Spokesperson for the Competition Bureau, Marie-France Faucher, confirmed the Ontario Superior Court in Ottawa granted search warrants “based on evidence there are reasonable grounds to believe that certain individuals and companies have engaged in activities contrary to the Competition Act.”
Canada Bread and retailers George Weston, Walmart Canada, Loblaws, Sobey’s and Metro are all being investigated.
Canada's Competition Act prohibits agreements that prevent or lessen competition, or unreasonably enhance the price of a product.
Agreements between competitors to fix prices or to restrict production of a product by setting quotas could be considered cartel activities and face penalties of up to CA$10m (US$7.8m) and/or imprisonment for five years.
Competition Bureau investigators, accompanied by RCMP and local police forces raided several retailer’s offices in Toronto, Montreal and Stellarton on Tuesday.
No charges have yet been laid.
According to the Bureau’s website, price-fixing conspiracies are difficult to prove, and evidence of identical prices are not enough to prove a criminal offence.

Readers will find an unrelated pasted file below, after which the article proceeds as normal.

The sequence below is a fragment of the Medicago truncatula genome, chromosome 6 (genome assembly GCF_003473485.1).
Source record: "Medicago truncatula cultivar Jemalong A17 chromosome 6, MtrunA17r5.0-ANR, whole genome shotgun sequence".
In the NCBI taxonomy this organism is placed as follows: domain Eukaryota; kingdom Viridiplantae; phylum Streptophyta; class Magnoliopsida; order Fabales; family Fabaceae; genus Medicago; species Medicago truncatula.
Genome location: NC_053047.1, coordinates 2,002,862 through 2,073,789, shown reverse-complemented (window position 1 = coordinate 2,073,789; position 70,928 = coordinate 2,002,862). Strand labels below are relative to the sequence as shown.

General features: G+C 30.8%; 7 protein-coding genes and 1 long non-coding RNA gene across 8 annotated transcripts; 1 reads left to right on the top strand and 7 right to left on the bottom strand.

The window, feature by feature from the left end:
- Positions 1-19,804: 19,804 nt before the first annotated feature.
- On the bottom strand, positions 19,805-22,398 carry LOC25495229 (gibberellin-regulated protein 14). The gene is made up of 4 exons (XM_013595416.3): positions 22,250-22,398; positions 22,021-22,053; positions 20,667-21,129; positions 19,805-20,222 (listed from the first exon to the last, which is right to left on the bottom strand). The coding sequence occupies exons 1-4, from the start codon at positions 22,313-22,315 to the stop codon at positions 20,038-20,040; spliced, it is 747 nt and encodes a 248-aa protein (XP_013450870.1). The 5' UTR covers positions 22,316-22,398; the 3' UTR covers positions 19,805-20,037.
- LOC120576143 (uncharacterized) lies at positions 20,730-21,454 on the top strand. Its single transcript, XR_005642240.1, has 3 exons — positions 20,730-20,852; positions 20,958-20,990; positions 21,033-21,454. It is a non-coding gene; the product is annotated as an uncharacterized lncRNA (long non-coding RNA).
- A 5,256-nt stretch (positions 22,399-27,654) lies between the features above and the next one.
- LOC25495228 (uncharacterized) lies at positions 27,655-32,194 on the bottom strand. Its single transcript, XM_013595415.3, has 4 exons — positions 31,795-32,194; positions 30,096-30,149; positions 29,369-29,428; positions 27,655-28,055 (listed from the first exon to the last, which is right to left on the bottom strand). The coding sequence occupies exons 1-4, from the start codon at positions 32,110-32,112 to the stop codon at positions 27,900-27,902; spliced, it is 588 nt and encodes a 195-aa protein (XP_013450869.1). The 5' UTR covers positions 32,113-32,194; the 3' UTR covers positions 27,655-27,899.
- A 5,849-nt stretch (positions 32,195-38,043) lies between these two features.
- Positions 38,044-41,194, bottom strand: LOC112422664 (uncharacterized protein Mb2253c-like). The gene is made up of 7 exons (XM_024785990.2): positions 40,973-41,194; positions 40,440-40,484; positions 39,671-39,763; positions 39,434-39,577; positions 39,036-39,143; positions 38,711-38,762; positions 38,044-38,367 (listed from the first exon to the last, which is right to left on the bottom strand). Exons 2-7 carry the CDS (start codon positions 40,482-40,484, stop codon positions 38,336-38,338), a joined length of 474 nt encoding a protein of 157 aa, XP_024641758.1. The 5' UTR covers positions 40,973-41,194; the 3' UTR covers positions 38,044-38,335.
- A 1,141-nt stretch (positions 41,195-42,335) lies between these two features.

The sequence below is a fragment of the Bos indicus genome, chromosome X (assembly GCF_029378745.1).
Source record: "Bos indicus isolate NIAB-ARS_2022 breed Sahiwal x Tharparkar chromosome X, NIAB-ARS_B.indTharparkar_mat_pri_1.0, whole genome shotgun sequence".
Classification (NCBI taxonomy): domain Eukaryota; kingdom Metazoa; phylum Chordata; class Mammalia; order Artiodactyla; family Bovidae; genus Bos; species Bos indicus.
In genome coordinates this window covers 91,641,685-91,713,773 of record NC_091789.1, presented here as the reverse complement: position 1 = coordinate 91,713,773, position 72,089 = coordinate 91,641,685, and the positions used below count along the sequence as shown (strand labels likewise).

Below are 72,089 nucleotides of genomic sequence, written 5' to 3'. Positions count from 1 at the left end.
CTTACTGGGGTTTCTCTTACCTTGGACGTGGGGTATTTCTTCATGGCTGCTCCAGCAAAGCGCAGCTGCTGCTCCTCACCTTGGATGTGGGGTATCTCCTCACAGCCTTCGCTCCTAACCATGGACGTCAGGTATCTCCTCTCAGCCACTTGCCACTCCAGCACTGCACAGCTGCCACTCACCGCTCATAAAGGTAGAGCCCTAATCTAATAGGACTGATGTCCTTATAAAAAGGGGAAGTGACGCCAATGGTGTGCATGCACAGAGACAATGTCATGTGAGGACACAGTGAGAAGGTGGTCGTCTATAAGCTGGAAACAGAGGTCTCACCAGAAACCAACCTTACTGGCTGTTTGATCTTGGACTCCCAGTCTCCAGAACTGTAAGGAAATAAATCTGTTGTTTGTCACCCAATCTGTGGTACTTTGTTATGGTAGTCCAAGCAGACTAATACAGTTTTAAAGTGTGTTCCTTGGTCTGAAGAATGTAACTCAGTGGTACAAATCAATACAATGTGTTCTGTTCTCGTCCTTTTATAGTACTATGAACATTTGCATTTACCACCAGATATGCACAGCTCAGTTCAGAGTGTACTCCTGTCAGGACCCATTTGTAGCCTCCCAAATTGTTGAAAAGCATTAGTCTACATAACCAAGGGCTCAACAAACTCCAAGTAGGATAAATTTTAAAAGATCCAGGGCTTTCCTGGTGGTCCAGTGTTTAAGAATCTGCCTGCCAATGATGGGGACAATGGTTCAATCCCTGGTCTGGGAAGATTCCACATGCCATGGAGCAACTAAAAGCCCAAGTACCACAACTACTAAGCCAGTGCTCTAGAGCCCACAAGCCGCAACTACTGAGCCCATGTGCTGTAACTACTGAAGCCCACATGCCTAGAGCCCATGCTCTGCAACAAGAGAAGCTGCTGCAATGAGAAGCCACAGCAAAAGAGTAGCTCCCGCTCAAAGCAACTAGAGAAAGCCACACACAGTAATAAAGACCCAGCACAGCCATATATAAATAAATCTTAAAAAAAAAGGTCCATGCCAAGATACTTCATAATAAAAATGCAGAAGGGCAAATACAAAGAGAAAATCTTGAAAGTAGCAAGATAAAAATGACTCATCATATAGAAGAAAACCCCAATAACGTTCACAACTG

Faucher would not reveal further details as the Bureau is required to conduct investigations confidentially.
Numerous Canadian grocers issued statements earlier this week noting they were all co-operating fully with the investigation and taking the legal obligation very seriously.
“This process is unfolding and the companies will provide further comment when they can do so,” said Loblaw and George Weston in a joint statement.
“We are co-operating to support the investigation and have advised employees internally of the process underway,” said Sobey’s spokesperson Jacquelin Corrado.
Canada Bread said: “It has been informed it is included in an industry-wide investigation by the Competition Bureau into pricing conduct dating back to 2001. The company is co-operating fully.”
Contrary to price trends
Food market analyst Kevin Grier said recent trends in the price of bread do not seem to support a case for price-fixing.
The country’s packaged bread industry is facing challenges as consumers look for healthier and artisanal alternatives, while increased competition from discount retailers is putting pressure on prices.
According to Euromonitor International, the baked goods category in Canada is saturated and mature.
The market researcher said the traditional packaged/industrial baked goods category is facing strong competition as consumers look for products with better quality and healthier ingredients.
Euromonitor forecasts baked goods to post a CAGR of 1% between 2014 and 2019 to reach C$7.2b (US$5.6bn). Volume sales are projected to post a CAGR of 1% as well.